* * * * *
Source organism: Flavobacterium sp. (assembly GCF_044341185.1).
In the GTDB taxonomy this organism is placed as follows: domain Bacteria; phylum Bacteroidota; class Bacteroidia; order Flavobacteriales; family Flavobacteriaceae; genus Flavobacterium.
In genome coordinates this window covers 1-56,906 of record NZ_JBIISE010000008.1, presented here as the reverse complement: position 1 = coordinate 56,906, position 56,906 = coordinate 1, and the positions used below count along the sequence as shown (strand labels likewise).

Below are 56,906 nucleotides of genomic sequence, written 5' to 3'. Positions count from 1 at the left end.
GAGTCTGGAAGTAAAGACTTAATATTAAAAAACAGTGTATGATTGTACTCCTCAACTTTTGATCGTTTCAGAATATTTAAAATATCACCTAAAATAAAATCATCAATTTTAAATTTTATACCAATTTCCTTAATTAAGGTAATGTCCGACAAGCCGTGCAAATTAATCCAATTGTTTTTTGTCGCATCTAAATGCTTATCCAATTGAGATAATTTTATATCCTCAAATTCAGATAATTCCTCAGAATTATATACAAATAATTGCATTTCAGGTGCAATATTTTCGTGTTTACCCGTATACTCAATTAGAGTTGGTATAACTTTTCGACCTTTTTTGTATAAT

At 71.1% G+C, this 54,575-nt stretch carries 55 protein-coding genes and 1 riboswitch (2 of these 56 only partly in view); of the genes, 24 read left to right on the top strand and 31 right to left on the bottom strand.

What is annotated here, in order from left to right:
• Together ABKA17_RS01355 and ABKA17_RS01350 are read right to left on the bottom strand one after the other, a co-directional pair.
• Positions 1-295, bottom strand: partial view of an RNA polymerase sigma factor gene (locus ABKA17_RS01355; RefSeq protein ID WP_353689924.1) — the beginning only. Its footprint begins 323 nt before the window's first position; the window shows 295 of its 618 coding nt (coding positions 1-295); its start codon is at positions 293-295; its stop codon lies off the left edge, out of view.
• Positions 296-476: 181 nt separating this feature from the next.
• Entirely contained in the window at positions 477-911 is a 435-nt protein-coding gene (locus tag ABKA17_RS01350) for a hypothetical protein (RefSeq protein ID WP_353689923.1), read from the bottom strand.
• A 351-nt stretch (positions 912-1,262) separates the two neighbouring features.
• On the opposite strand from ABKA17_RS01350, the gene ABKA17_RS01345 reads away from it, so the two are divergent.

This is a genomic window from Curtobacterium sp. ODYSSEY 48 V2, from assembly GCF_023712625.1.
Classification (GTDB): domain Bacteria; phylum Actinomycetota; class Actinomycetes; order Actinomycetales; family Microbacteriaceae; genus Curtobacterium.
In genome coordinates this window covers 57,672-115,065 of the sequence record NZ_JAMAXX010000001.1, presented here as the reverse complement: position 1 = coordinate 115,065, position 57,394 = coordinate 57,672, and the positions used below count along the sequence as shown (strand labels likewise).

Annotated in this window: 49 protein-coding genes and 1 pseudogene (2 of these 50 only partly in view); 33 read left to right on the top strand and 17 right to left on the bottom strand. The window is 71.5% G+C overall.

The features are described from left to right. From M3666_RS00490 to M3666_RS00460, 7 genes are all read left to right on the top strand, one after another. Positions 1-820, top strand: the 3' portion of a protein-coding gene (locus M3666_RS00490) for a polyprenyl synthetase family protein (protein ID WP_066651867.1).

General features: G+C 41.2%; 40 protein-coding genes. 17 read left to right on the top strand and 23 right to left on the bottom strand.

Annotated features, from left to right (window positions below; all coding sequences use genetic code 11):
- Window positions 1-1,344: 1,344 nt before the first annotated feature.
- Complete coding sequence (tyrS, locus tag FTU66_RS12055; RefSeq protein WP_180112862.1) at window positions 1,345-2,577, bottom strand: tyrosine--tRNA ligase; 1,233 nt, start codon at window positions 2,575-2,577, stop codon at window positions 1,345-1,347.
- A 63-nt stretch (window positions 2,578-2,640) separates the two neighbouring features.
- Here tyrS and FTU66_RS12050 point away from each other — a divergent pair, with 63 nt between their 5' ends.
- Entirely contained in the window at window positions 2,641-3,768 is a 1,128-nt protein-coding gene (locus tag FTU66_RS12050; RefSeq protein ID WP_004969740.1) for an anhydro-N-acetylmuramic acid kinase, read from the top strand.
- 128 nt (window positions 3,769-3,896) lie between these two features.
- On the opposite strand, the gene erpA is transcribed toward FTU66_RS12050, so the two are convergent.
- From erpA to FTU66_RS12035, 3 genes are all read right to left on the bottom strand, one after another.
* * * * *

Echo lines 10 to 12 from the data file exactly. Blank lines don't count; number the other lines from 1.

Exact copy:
• Positions 296-476: 181 nt separating this feature from the next.
• Entirely contained in the window at positions 477-911 is a 435-nt protein-coding gene (locus tag ABKA17_RS01350) for a hypothetical protein (RefSeq protein ID WP_353689923.1), read from the bottom strand.
• A 351-nt stretch (positions 912-1,262) separates the two neighbouring features.